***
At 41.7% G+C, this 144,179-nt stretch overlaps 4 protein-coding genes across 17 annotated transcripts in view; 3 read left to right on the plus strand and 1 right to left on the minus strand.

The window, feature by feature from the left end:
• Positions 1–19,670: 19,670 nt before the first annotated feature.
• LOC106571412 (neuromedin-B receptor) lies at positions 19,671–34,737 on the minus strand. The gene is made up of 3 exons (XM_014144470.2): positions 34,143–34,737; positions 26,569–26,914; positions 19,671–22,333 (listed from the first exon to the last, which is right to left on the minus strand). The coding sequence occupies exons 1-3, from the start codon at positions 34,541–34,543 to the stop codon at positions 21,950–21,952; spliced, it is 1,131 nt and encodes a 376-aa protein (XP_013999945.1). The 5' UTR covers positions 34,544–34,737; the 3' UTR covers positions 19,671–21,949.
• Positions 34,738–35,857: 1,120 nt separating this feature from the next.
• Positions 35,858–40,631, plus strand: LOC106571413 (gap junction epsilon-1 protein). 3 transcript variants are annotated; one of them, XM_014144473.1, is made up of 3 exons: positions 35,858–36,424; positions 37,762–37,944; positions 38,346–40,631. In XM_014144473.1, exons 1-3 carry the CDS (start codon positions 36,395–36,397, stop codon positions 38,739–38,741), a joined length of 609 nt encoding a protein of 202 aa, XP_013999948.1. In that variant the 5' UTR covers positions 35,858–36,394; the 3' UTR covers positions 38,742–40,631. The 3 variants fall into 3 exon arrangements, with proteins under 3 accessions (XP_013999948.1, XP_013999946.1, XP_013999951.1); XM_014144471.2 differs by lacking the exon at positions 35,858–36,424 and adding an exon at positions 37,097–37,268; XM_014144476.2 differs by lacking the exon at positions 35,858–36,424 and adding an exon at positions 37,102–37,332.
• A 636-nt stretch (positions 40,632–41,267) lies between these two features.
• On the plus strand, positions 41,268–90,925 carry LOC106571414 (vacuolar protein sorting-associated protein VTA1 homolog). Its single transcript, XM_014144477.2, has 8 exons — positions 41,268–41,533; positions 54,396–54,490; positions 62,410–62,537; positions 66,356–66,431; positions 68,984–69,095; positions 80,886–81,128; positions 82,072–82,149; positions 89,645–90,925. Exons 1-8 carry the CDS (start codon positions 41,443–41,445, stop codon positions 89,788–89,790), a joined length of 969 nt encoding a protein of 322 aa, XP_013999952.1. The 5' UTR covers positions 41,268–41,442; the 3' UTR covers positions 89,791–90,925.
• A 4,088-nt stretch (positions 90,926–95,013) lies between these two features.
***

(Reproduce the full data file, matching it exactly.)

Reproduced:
At 41.7% G+C, this 144,179-nt stretch overlaps 4 protein-coding genes across 17 annotated transcripts in view; 3 read left to right on the plus strand and 1 right to left on the minus strand.

The window, feature by feature from the left end:
• Positions 1–19,670: 19,670 nt before the first annotated feature.
• LOC106571412 (neuromedin-B receptor) lies at positions 19,671–34,737 on the minus strand. The gene is made up of 3 exons (XM_014144470.2): positions 34,143–34,737; positions 26,569–26,914; positions 19,671–22,333 (listed from the first exon to the last, which is right to left on the minus strand). The coding sequence occupies exons 1-3, from the start codon at positions 34,541–34,543 to the stop codon at positions 21,950–21,952; spliced, it is 1,131 nt and encodes a 376-aa protein (XP_013999945.1). The 5' UTR covers positions 34,544–34,737; the 3' UTR covers positions 19,671–21,949.
• Positions 34,738–35,857: 1,120 nt separating this feature from the next.
• Positions 35,858–40,631, plus strand: LOC106571413 (gap junction epsilon-1 protein). 3 transcript variants are annotated; one of them, XM_014144473.1, is made up of 3 exons: positions 35,858–36,424; positions 37,762–37,944; positions 38,346–40,631. In XM_014144473.1, exons 1-3 carry the CDS (start codon positions 36,395–36,397, stop codon positions 38,739–38,741), a joined length of 609 nt encoding a protein of 202 aa, XP_013999948.1. In that variant the 5' UTR covers positions 35,858–36,394; the 3' UTR covers positions 38,742–40,631. The 3 variants fall into 3 exon arrangements, with proteins under 3 accessions (XP_013999948.1, XP_013999946.1, XP_013999951.1); XM_014144471.2 differs by lacking the exon at positions 35,858–36,424 and adding an exon at positions 37,097–37,268; XM_014144476.2 differs by lacking the exon at positions 35,858–36,424 and adding an exon at positions 37,102–37,332.
• A 636-nt stretch (positions 40,632–41,267) lies between these two features.
• On the plus strand, positions 41,268–90,925 carry LOC106571414 (vacuolar protein sorting-associated protein VTA1 homolog). Its single transcript, XM_014144477.2, has 8 exons — positions 41,268–41,533; positions 54,396–54,490; positions 62,410–62,537; positions 66,356–66,431; positions 68,984–69,095; positions 80,886–81,128; positions 82,072–82,149; positions 89,645–90,925. Exons 1-8 carry the CDS (start codon positions 41,443–41,445, stop codon positions 89,788–89,790), a joined length of 969 nt encoding a protein of 322 aa, XP_013999952.1. The 5' UTR covers positions 41,268–41,442; the 3' UTR covers positions 89,791–90,925.
• A 4,088-nt stretch (positions 90,926–95,013) lies between these two features.